The conceptual restructuring that occurs in children's intuitive matter theory may be related to a profound restructuring that occurs in mathematics. During the early years, children develop and entrench a rich concept of counting numbers, positive integers as represented by the integer list and that participate in operations of addition and subtraction. For each positive integer, there is an answer to the question “Which is the next one?” It is the next word in the count list. Later, they are exposed to new entities—fractions and decimals. To develop an understanding that fractions and decimals are numbers, children must restructure their concept of number from count number to rational number and make a host of changes, including developing a mathematical understanding of division. They must also rethink many core assumptions about what numbers are. For example, in the count list, there are no numbers between the integers, but for rational numbers there are. Various reflections of conceptual understanding of fractions develop in parallel across samples of children (Gelman, 1991). Researchers have also found evidence of resistance to change, as children initially try to assimilate fractions to their concept of counting number. Finally, understanding rational number was strongly related to understanding weight as a continuous property of matter (Smith et al., 2005).
There are other cases in which the current scientific theories are deemed even more wildly counter-intuitive and fail to be understood by most adults. Coming to understand Newtonian dynamics, thermal physics, and Darwinian theory of natural selection are prime examples. For example, Andrew Shtluman (2006) identified two contrasting frameworks for understanding evolution: a transformationist framework (that characterized most students) and the variational framework of Charles Darwin (1809–1882). Students think of species as having essences, leading them to downplay variation within species and to think of evolution as a directed process of transforming the species essence over time. In contrast, Darwin thought of species as populations of inter-breeding individuals, making individual variation more important and salient, with evolution involving the two-step process of production of new variations followed by selection. Most individuals reasoned about six diverse phenomena in ways that were consistent with a given framework. Further, there was evidence of resistance to change, as students were actually asked to answer as they thought Darwin would.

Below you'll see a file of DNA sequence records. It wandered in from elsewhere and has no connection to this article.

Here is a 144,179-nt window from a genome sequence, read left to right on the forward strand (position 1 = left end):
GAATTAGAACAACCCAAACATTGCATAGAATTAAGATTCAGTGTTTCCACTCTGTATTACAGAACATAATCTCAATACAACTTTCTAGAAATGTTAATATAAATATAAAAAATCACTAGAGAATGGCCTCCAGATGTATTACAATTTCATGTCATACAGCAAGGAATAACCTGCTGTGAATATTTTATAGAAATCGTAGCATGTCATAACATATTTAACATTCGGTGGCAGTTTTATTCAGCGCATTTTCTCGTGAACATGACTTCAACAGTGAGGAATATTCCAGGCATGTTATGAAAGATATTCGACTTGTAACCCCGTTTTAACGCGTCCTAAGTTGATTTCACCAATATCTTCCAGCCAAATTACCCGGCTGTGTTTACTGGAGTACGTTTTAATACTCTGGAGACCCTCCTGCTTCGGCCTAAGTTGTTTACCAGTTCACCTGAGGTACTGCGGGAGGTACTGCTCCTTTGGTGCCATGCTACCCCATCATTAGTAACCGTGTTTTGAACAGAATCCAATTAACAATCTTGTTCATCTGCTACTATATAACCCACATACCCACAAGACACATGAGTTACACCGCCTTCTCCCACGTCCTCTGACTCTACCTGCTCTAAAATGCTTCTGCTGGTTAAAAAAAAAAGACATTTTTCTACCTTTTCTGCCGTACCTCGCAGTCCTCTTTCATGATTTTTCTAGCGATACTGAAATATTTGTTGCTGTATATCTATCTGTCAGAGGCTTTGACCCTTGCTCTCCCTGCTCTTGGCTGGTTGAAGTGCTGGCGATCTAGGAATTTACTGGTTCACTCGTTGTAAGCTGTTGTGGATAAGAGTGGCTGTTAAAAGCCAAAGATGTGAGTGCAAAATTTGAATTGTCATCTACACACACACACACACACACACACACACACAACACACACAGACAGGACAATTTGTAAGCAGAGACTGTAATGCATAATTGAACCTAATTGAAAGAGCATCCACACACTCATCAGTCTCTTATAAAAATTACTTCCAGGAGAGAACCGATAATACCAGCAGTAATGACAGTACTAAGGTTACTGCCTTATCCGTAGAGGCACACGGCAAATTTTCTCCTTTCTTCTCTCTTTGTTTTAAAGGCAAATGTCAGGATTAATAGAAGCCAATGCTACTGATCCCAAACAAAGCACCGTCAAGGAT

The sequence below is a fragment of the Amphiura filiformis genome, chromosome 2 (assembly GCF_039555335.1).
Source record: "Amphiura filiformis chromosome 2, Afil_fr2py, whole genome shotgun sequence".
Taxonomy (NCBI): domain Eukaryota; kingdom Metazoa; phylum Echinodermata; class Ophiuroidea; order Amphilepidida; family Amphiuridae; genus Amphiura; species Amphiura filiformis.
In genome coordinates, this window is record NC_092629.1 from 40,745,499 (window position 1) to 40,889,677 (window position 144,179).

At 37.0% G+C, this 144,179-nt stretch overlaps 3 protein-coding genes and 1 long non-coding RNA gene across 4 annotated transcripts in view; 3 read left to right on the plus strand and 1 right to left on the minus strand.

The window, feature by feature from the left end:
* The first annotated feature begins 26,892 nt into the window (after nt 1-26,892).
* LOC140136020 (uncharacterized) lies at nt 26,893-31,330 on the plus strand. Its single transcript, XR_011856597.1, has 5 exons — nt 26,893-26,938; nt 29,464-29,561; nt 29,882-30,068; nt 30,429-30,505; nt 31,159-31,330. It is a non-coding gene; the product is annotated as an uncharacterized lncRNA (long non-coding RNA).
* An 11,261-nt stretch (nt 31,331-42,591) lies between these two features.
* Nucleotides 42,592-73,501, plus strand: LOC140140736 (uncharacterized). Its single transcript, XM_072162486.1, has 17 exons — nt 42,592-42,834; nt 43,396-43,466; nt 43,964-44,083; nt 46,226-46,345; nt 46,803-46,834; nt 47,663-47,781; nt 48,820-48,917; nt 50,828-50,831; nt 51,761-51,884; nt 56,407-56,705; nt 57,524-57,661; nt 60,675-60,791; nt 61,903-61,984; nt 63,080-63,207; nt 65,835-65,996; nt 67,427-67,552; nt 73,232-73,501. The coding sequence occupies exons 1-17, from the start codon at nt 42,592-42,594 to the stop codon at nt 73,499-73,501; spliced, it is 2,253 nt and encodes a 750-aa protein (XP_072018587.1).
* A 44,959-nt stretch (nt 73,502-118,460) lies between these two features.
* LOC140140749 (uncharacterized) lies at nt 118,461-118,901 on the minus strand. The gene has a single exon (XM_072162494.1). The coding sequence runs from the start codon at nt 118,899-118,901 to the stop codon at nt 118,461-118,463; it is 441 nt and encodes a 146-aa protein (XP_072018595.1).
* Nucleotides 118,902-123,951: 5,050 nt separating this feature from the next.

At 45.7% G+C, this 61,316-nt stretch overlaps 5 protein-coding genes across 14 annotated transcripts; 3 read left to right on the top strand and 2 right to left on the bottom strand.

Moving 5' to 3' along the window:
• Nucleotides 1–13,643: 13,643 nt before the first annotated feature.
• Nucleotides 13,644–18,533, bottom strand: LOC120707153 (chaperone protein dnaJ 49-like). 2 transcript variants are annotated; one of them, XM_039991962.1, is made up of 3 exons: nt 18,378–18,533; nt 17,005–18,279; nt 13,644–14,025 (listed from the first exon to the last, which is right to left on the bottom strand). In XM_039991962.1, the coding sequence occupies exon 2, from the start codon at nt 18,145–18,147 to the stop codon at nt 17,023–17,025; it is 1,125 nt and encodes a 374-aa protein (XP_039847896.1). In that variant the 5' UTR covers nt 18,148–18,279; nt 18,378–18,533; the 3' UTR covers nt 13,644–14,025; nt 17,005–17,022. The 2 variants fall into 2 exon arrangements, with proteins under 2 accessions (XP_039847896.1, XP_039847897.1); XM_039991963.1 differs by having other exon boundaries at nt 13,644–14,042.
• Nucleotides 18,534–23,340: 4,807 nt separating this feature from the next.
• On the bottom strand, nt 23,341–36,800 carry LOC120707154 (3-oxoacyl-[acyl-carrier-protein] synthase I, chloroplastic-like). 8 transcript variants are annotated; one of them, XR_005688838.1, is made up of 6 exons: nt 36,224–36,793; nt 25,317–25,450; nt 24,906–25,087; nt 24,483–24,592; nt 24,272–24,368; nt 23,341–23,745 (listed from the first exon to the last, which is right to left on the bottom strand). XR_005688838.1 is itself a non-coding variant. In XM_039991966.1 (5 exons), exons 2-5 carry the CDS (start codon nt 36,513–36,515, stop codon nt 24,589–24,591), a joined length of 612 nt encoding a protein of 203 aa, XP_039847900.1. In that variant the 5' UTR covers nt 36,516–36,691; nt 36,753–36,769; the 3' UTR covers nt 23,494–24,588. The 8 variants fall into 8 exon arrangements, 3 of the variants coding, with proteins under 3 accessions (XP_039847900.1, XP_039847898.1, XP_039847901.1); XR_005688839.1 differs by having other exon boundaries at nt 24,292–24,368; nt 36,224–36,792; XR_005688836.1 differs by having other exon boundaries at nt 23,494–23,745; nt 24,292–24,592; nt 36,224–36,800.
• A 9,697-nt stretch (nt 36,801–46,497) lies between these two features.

Researchers have also characterized the contrasting frameworks for understanding knowledge acquisition in science, ranging from simpler knowledge-unproblematic epistemologies in which knowledge is seen as accumulating through observation, to more complex knowledge-problematic epistemologies in which conceptual frameworks guide inquiry. Movement from one framework to the other involves making fundamental differentiations (e.g., differentiating ideas from evidence, theories from hypotheses) as well as reanalyzing the meaning of concepts (e.g., scientific truth; scientific model). Studies have shown some consistency in student reasoning across tasks, as well as considerable resistance to change. Most college students still embrace a limited knowledge-unproblematic epistemology, although significant conceptual restructuring can occur with unusual science teaching experiences in elementary school (Smith et al., 2000).